Slashing/spraying snow to stop: Be in a low athletic stance at the start of your stop, and then get taller as you spray the snow downhill. This is how we get our legs active and add power to our riding. 

Note: Focus spraying just one side at a time. Practice each side to help you become more versatile.

 

How to Make Snowboard Turns on Steeper Terrain

The same fundamentals apply on steeper terrain. Try to remember that you’re not trying something brand new when you move to intermediate blue runs or steeper terrain. While it’s new terrain, they’re old skills. Still, if you ever get to a spot on the mountain where it's uncomfortable to make turns, you can always side slip down the slope. (There’s nothing wrong with that, especially if that’s safest.)

 
A snowboarder on steep terrain

Keep these tips in mind when riding steeper terrain:

  • Remember to bend your front leg enough for your body to match the pitch of the slope. Your shoulders and hips should be in line with the angle of the terrain rather than vertical. If you’re upright, you’re likely leaning too far back and won’t be able to weight the front of the board and get the grip of the board to initiate the turn.
  • Over-exaggerate the lean the first couple of times you try steeper terrain. If it feels like you’re going forward an awkward amount, it’s probably the right amount because it will feel unnatural at first.
  • It may help to bend down and touch your front knee or boot with your front hand at the start of the turn. This can help you get your weight forward.
  • Pay attention to where the fall line is pulling you. At the end of every turn, get your board all the way across the fall line. Look to the sides of the trail rather than straight down the hill.

 

How to Snowboard on Bumpy or Rough Terrain

A snowboarder in bumpy terrain

The key to riding small bumps or rougher, uneven terrain is relaxing your legs so that you can absorb the bumps. It’s a quick one-two process: Your front leg, then your back leg independently absorbs the bumps so your board stays on the ground (rather than getting air).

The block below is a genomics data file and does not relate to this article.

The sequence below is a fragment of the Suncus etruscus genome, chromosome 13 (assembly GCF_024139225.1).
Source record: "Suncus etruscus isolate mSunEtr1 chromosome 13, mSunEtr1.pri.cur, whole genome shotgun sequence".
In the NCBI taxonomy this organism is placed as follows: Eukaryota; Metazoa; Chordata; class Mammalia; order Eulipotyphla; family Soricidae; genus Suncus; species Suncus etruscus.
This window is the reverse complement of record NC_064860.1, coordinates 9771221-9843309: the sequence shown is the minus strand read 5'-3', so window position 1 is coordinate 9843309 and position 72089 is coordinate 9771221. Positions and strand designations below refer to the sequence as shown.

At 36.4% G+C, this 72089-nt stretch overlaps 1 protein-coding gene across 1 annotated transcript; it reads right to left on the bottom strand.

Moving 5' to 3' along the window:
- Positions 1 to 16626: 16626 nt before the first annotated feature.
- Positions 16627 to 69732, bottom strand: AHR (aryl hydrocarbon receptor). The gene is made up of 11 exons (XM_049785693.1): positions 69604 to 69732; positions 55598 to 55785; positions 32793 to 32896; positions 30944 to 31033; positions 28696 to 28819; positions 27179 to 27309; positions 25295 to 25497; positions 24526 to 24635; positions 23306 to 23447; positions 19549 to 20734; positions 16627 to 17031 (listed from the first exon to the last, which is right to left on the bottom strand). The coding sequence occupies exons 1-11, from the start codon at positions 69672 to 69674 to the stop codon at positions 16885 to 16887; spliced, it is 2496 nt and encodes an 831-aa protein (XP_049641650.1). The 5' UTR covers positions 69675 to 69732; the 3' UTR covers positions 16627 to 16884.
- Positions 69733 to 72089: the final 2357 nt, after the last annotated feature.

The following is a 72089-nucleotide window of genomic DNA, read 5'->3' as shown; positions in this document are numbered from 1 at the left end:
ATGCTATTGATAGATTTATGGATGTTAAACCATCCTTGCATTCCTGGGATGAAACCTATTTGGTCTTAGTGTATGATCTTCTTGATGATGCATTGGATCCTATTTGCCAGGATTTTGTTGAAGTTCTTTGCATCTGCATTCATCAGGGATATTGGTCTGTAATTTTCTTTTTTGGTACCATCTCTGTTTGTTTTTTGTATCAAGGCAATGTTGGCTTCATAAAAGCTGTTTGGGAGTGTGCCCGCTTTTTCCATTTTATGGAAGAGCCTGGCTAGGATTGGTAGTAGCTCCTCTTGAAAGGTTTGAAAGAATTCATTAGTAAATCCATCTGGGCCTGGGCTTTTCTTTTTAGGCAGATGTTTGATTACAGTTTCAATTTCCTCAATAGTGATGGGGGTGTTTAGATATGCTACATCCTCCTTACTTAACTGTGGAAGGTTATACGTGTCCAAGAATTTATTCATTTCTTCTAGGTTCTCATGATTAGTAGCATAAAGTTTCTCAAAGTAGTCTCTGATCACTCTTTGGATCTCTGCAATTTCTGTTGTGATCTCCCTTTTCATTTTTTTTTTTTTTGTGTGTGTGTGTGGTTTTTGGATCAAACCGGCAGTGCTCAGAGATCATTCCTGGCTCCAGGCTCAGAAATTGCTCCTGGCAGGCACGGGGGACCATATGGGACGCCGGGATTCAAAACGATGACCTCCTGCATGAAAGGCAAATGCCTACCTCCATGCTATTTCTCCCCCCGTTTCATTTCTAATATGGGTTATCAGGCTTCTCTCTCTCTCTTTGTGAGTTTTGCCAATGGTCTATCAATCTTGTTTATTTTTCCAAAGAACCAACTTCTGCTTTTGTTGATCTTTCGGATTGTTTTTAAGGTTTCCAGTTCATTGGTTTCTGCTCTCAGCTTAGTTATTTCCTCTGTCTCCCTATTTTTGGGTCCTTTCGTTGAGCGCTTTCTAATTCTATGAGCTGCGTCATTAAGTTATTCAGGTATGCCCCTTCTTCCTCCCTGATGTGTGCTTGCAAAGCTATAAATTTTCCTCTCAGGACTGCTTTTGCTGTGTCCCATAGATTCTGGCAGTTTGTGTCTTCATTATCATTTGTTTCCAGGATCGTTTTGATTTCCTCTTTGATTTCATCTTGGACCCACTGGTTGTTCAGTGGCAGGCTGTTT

1. Some resorts have a groomed path on each side of the bumps which is great for learning. If this is the case, slowly traverse across the bumps, absorbing them as you go. When you get to the groomer, turn onto your other edge and traverse back through. This will get your legs used to the bumps without needing to make a turn in them yet.
  2. Otherwise, traverse across the bumps looking for the widest spot that you can turn. Then turn using the side of the bump as your bank to help you. It’s OK to slow down or make frequent stops as you choose your path.
  3. Absorb the impact of the bumps with flexed, loose legs and extend your legs down into the trough so your board stays on the ground the entire time. Think of your legs like water flowing over the top of the bumps.
  4. Try to keep your head at one level: If your head is bouncing up and down, your legs probably aren’t doing a good enough job sucking up those bumps.

 

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Contributing Experts

Amy Gan

Amy is a PSIA-AASI national snowboard team member, and the lead snowboard trainer at Mount Snow Resort in southern Vermont. Amy spends her off season mountain biking as well as teaching mountain biking.